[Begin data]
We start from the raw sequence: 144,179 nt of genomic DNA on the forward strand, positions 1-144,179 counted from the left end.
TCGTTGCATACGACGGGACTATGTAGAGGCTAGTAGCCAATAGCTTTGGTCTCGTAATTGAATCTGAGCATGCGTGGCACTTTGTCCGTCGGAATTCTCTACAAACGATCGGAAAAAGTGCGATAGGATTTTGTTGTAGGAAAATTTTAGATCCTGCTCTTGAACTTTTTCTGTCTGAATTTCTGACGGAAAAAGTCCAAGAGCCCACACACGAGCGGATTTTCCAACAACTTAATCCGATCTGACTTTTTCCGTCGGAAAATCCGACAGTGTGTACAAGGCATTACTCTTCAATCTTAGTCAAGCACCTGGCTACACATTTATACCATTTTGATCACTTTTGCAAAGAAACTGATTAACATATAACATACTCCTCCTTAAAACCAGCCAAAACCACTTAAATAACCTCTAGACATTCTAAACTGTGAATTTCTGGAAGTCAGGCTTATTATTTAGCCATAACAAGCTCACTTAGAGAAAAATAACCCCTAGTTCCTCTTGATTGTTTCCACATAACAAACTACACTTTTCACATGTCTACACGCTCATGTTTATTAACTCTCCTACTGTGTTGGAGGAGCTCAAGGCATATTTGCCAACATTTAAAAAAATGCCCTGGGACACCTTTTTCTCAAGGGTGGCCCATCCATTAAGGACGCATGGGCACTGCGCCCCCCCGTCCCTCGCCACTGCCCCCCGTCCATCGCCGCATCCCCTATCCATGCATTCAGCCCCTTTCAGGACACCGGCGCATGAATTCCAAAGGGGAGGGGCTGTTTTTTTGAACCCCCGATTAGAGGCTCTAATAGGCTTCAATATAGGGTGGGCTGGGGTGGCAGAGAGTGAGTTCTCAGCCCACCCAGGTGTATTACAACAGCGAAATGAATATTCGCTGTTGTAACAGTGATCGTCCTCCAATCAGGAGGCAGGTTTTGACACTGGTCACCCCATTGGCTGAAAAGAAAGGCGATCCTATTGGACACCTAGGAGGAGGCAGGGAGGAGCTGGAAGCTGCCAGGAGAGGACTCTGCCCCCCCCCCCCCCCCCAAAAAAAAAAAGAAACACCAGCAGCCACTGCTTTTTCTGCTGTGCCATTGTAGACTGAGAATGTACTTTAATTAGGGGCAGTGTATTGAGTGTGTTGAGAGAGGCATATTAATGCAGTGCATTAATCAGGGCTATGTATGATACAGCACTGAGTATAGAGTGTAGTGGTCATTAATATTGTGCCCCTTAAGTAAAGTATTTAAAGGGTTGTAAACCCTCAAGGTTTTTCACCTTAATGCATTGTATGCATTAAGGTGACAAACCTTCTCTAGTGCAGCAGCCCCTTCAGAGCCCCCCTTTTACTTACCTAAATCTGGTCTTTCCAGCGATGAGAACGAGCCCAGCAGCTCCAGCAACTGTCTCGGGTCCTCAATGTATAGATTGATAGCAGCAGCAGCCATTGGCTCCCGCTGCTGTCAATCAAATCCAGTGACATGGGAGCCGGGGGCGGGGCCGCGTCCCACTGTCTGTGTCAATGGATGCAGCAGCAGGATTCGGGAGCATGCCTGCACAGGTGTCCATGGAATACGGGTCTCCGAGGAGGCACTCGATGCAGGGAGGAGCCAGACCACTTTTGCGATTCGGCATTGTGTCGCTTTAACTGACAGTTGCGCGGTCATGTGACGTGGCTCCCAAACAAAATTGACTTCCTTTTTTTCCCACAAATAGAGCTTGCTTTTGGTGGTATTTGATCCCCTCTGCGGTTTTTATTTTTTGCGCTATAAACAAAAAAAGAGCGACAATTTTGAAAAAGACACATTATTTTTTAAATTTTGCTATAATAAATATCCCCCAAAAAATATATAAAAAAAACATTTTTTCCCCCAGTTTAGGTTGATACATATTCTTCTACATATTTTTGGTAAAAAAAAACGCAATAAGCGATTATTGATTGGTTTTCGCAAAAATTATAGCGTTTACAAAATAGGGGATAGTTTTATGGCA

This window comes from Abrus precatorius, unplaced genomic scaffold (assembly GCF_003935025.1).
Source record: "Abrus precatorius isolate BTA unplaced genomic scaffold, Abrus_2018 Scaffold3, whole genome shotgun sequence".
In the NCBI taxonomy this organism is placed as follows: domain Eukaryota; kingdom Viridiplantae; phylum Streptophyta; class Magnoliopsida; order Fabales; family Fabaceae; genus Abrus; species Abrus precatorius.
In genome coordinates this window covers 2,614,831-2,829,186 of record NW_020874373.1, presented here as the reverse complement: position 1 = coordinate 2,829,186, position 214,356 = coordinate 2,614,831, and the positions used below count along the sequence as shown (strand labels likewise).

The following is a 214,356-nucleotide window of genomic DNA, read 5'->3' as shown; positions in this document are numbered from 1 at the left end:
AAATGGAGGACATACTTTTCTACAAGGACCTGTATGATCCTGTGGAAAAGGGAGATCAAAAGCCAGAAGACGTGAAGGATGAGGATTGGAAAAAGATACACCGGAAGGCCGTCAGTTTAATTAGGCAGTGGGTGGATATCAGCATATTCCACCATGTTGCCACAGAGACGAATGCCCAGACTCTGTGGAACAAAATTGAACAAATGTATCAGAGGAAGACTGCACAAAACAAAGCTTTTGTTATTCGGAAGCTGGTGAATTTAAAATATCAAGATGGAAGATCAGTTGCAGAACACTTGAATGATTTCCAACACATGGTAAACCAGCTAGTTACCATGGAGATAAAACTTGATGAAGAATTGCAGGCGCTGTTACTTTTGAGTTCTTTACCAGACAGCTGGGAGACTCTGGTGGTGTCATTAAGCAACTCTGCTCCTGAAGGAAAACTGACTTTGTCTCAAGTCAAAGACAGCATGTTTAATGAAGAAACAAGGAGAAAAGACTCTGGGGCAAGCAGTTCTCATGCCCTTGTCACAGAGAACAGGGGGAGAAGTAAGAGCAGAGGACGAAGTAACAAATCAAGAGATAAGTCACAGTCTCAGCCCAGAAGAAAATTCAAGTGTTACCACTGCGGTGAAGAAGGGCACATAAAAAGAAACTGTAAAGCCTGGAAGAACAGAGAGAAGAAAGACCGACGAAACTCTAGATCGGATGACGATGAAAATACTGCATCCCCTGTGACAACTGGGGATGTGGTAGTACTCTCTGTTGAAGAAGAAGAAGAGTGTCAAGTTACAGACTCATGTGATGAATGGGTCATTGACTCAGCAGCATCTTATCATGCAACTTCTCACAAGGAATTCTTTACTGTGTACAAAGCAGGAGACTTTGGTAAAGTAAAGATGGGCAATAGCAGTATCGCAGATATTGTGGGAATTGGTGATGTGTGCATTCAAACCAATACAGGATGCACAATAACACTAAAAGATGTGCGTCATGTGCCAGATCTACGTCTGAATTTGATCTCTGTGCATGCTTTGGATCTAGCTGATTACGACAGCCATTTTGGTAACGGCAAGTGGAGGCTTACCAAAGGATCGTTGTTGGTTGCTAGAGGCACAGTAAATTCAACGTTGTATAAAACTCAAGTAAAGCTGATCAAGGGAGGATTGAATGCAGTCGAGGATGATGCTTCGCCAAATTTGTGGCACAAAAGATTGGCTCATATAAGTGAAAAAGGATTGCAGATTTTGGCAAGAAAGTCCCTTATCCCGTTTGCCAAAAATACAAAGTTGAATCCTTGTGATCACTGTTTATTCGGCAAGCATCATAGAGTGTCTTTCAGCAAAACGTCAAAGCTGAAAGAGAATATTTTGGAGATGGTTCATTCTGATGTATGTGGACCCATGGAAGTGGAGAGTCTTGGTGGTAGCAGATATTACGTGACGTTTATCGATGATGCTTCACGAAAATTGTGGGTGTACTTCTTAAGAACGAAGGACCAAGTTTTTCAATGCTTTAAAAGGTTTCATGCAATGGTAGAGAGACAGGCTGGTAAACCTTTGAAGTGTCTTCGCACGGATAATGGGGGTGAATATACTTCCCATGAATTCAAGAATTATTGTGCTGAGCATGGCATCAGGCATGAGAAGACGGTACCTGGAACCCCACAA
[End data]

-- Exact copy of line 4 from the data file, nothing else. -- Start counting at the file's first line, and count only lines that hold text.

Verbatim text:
Source record: "Abrus precatorius isolate BTA unplaced genomic scaffold, Abrus_2018 Scaffold3, whole genome shotgun sequence".